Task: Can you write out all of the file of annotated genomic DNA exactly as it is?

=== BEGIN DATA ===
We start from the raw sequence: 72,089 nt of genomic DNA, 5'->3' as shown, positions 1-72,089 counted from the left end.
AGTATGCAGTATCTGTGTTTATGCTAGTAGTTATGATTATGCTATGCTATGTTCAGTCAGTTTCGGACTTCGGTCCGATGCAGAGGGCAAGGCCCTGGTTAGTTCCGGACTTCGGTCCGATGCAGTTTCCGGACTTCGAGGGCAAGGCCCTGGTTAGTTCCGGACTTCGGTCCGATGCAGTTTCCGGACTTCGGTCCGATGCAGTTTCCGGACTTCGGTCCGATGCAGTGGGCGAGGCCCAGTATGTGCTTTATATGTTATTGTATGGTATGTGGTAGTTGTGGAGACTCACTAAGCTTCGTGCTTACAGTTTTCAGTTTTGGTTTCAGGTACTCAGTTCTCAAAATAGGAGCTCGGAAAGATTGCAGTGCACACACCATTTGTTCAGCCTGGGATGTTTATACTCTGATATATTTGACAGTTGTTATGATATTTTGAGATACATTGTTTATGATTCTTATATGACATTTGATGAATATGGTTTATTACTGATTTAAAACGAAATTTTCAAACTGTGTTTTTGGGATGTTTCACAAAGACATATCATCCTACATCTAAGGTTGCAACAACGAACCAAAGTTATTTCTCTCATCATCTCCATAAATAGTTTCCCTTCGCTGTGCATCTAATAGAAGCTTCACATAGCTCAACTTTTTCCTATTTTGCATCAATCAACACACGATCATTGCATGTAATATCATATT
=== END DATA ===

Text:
We start from the raw sequence: 72,089 nt of genomic DNA, 5'->3' as shown, positions 1-72,089 counted from the left end.
AGTATGCAGTATCTGTGTTTATGCTAGTAGTTATGATTATGCTATGCTATGTTCAGTCAGTTTCGGACTTCGGTCCGATGCAGAGGGCAAGGCCCTGGTTAGTTCCGGACTTCGGTCCGATGCAGTTTCCGGACTTCGAGGGCAAGGCCCTGGTTAGTTCCGGACTTCGGTCCGATGCAGTTTCCGGACTTCGGTCCGATGCAGTTTCCGGACTTCGGTCCGATGCAGTGGGCGAGGCCCAGTATGTGCTTTATATGTTATTGTATGGTATGTGGTAGTTGTGGAGACTCACTAAGCTTCGTGCTTACAGTTTTCAGTTTTGGTTTCAGGTACTCAGTTCTCAAAATAGGAGCTCGGAAAGATTGCAGTGCACACACCATTTGTTCAGCCTGGGATGTTTATACTCTGATATATTTGACAGTTGTTATGATATTTTGAGATACATTGTTTATGATTCTTATATGACATTTGATGAATATGGTTTATTACTGATTTAAAACGAAATTTTCAAACTGTGTTTTTGGGATGTTTCACAAAGACATATCATCCTACATCTAAGGTTGCAACAACGAACCAAAGTTATTTCTCTCATCATCTCCATAAATAGTTTCCCTTCGCTGTGCATCTAATAGAAGCTTCACATAGCTCAACTTTTTCCTATTTTGCATCAATCAACACACGATCATTGCATGTAATATCATATT